Recovery Capital interacts with problem severity to shape the intensity and duration of support needed to initiate and sustain recovery.  Re-evaluation of Recovery Capital during the recovery journey may be used to determine quality and even duration of successful sustained recovery from addiction.

Research has shown that difficulties arise when trying to introduce evidence based guidelines into routine practice when approaching one population in the continuum care (e.g. providing evidenced based guidelines to just physicians, and no one else). Change in practice is most effective when comprehensive approaches are taken at different levels of the continuum of care (e.g. physicians, outpatient agencies, inpatient agencies, first responders, policy makers, etc.)

 

“Substantial evidence suggests that to change behaviour is possible, but this change generally requires comprehensive approaches at different levels (doctor, team practice, hospital, wider environment), tailored to specific settings and target groups.”

From best evidence to best practice: effective implementation of change in patients’ care

Grol, Richard et al. The Lancet , Volume 362 , Issue 9391 , 1225 – 1230

 

the most promising strategy for sustained, substantive school improvement is developing the ability of school personnel to function as professional learning communities”.

DuFour, R. Eaker, R. Professional Learning Communities at Work – Best Practices for Enhancing Student Achievement, Solution Tree Press, 1998

 

Using the theory that in order to create change in best practices you must create a “professional learning community” at different levels of the continuum of care, we intend to gather individuals that participate at all levels of the continuum of care together and create a professional learning community to collectively implement systemic change in the addiction treatment field.

Prior to this idea taking shape there have been symposiums and conferences that gather specific fields of professionals together, such as psychologists, or physicians, or counsellors, never before has there been such a comprehensive effort to include delegates from the continuum of care in addiction treatment.

Register for the Recovery Capital Conference today!

 

The Portuguese Experience. New Approach to Drug Policy,

“Dr. João Goulão, Portugal

Room Main Ballroom September 7th 8:30 am

Director-General of The General-Directorate for Intervention on Addictive Behaviours and Dependencies (SICAD) in Lisbon, Portugal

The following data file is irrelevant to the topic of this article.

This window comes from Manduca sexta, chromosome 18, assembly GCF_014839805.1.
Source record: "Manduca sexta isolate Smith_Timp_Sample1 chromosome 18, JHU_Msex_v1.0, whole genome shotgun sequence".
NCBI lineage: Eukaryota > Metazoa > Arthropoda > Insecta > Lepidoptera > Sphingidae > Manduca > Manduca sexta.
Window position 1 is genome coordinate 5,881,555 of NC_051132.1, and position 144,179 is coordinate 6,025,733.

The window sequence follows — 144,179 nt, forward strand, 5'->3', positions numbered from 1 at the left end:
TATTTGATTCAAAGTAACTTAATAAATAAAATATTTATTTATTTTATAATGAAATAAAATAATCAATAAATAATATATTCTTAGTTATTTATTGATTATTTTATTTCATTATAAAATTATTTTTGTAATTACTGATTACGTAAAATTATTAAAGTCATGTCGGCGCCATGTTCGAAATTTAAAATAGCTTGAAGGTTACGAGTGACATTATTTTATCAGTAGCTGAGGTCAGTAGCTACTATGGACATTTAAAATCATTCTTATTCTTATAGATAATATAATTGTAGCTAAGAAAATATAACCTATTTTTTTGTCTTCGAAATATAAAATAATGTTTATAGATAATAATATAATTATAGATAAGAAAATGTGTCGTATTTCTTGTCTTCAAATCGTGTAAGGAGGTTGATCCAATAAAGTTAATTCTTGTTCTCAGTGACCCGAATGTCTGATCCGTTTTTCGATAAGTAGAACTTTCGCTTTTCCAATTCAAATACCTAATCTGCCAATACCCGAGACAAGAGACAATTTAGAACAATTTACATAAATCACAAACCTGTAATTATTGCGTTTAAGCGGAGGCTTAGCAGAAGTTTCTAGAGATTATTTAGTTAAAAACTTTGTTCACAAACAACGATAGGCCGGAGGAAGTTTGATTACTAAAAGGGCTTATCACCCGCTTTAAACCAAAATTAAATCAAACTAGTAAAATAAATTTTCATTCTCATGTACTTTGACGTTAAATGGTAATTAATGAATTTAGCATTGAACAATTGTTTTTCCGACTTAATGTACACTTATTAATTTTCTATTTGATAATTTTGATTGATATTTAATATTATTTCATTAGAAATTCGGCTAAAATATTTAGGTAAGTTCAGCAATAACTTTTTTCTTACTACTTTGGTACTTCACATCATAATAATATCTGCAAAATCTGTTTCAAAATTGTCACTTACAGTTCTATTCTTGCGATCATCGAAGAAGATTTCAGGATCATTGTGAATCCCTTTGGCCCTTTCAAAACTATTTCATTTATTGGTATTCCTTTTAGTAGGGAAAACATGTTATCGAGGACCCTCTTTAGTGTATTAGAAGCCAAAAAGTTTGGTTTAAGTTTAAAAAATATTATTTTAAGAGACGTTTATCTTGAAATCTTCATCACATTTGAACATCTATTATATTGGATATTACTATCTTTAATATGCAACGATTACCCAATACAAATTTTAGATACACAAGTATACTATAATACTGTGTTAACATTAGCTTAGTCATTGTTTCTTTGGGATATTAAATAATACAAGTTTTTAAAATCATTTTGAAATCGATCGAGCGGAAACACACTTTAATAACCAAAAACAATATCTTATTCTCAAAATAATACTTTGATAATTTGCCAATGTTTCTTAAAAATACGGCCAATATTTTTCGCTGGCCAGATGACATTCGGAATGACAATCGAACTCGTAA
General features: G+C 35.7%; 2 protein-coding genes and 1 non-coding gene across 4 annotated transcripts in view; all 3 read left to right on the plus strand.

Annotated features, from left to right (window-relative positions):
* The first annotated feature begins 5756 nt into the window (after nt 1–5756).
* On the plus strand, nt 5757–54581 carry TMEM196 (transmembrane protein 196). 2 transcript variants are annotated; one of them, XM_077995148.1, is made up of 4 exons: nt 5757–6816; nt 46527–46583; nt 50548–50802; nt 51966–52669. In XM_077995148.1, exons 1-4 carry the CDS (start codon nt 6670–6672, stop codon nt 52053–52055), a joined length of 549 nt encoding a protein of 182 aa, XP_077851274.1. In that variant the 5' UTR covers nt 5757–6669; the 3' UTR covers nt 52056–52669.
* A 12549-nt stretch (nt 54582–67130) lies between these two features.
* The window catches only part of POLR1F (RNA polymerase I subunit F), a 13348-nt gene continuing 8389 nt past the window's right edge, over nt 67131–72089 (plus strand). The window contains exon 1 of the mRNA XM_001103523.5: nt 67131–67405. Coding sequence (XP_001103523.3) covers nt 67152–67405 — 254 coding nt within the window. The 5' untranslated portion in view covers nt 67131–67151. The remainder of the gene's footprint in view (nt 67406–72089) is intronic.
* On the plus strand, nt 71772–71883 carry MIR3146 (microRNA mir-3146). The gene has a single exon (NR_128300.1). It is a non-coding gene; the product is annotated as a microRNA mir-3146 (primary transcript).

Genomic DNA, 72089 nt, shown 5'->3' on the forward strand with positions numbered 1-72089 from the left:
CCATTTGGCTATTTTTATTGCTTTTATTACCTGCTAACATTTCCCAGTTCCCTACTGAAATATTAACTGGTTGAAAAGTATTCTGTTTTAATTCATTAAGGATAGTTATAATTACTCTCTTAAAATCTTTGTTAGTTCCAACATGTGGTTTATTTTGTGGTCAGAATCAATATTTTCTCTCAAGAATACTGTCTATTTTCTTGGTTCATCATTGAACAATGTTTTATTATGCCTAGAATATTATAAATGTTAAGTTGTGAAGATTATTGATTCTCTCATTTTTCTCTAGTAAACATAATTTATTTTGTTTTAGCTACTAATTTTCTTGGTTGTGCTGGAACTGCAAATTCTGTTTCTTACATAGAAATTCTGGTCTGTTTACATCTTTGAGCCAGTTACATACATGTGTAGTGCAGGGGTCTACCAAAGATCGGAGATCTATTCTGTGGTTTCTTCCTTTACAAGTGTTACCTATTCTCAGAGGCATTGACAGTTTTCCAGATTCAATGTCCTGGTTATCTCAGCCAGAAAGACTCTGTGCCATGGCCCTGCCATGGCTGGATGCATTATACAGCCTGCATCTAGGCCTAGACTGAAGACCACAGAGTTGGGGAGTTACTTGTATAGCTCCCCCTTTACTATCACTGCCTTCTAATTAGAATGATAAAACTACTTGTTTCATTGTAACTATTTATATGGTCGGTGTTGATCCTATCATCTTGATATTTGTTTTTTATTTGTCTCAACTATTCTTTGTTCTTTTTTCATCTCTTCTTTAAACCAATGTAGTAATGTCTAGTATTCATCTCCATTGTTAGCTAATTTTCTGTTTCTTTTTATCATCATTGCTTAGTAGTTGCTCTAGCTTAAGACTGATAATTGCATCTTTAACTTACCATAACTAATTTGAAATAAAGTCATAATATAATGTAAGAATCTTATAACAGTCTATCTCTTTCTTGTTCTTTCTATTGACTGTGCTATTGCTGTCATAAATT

Presentation Description

The Portuguese Experience. New Approach to Drug Policy, It’s more than just decriminalization

The aim is to provide to the audience the historical context that led Portugal to the decision of decriminalizing drug use and possession for use; an overview on the responses developed as a result of the 1999 National Strategy on Drugs, which included this proposal among many others (the development of a network of services for prevention, treatment, harm reduction and social reintegration of people with drug related problems). Some results of those policies will be presented.

To clarify some myths still present around the so-called “Portuguese Model”; better explain that using drugs is still forbidden and punished in Portugal under administrative procedures, although it’s no longer considered a crime.

 

Learning Objectives

  • To explain how a comprehensive set of policies was put in place in the last 16 years, and why it’s not possible to directly import models from other countries

 

Addiction and Trauma: Strengthening Young Adult Recovery

Dr. Claudia Black

Room: Main Ballroom September 7 3:30 pm to 5 pm

Presentation Description

Recognize relationship of emotional dysregulation to addictions, identify dynamics of developmental trauma, list eight core elements to a healthy treatment process.

Working with the young adult with addictive disorders most often also means working with co-occurring disorders of anxiety and depression. This presentation will focus on the dynamics of underlying trauma that fuel these disorders.  Recognizing not just blatant traumas, but addressing developmental trauma is significant in their treatment.   Claudia will conclude by addressing treatment protocol that recognizes the development needs of this age group that is different from their older counterparts.